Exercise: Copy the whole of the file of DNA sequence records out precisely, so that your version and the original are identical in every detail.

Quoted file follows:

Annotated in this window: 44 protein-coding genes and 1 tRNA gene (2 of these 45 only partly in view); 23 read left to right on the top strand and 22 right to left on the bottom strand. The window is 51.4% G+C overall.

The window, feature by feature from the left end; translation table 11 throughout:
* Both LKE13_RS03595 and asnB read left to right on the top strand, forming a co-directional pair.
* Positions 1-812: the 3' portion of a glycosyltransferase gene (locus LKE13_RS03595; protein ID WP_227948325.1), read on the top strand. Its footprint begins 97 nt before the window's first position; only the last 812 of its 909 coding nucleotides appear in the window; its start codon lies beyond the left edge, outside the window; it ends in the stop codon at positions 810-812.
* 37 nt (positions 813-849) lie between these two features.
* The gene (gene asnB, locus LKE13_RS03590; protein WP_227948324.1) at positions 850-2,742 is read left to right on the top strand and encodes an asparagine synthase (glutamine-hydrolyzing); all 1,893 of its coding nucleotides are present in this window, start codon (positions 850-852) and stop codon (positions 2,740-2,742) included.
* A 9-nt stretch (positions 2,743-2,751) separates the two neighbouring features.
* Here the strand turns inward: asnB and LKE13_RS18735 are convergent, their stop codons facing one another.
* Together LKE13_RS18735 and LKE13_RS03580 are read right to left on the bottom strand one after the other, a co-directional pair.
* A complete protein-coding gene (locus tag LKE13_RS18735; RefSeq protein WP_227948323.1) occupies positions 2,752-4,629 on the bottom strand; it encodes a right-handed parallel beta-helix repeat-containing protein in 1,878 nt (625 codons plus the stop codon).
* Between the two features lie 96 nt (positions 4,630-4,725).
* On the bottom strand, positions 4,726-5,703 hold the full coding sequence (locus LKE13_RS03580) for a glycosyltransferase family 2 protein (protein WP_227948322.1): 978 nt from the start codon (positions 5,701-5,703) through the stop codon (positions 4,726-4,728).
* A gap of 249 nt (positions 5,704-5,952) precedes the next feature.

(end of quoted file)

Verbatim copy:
Annotated in this window: 44 protein-coding genes and 1 tRNA gene (2 of these 45 only partly in view); 23 read left to right on the top strand and 22 right to left on the bottom strand. The window is 51.4% G+C overall.

The window, feature by feature from the left end; translation table 11 throughout:
* Both LKE13_RS03595 and asnB read left to right on the top strand, forming a co-directional pair.
* Positions 1-812: the 3' portion of a glycosyltransferase gene (locus LKE13_RS03595; protein ID WP_227948325.1), read on the top strand. Its footprint begins 97 nt before the window's first position; only the last 812 of its 909 coding nucleotides appear in the window; its start codon lies beyond the left edge, outside the window; it ends in the stop codon at positions 810-812.
* 37 nt (positions 813-849) lie between these two features.
* The gene (gene asnB, locus LKE13_RS03590; protein WP_227948324.1) at positions 850-2,742 is read left to right on the top strand and encodes an asparagine synthase (glutamine-hydrolyzing); all 1,893 of its coding nucleotides are present in this window, start codon (positions 850-852) and stop codon (positions 2,740-2,742) included.
* A 9-nt stretch (positions 2,743-2,751) separates the two neighbouring features.
* Here the strand turns inward: asnB and LKE13_RS18735 are convergent, their stop codons facing one another.
* Together LKE13_RS18735 and LKE13_RS03580 are read right to left on the bottom strand one after the other, a co-directional pair.
* A complete protein-coding gene (locus tag LKE13_RS18735; RefSeq protein WP_227948323.1) occupies positions 2,752-4,629 on the bottom strand; it encodes a right-handed parallel beta-helix repeat-containing protein in 1,878 nt (625 codons plus the stop codon).
* Between the two features lie 96 nt (positions 4,630-4,725).
* On the bottom strand, positions 4,726-5,703 hold the full coding sequence (locus LKE13_RS03580) for a glycosyltransferase family 2 protein (protein WP_227948322.1): 978 nt from the start codon (positions 5,701-5,703) through the stop codon (positions 4,726-4,728).
* A gap of 249 nt (positions 5,704-5,952) precedes the next feature.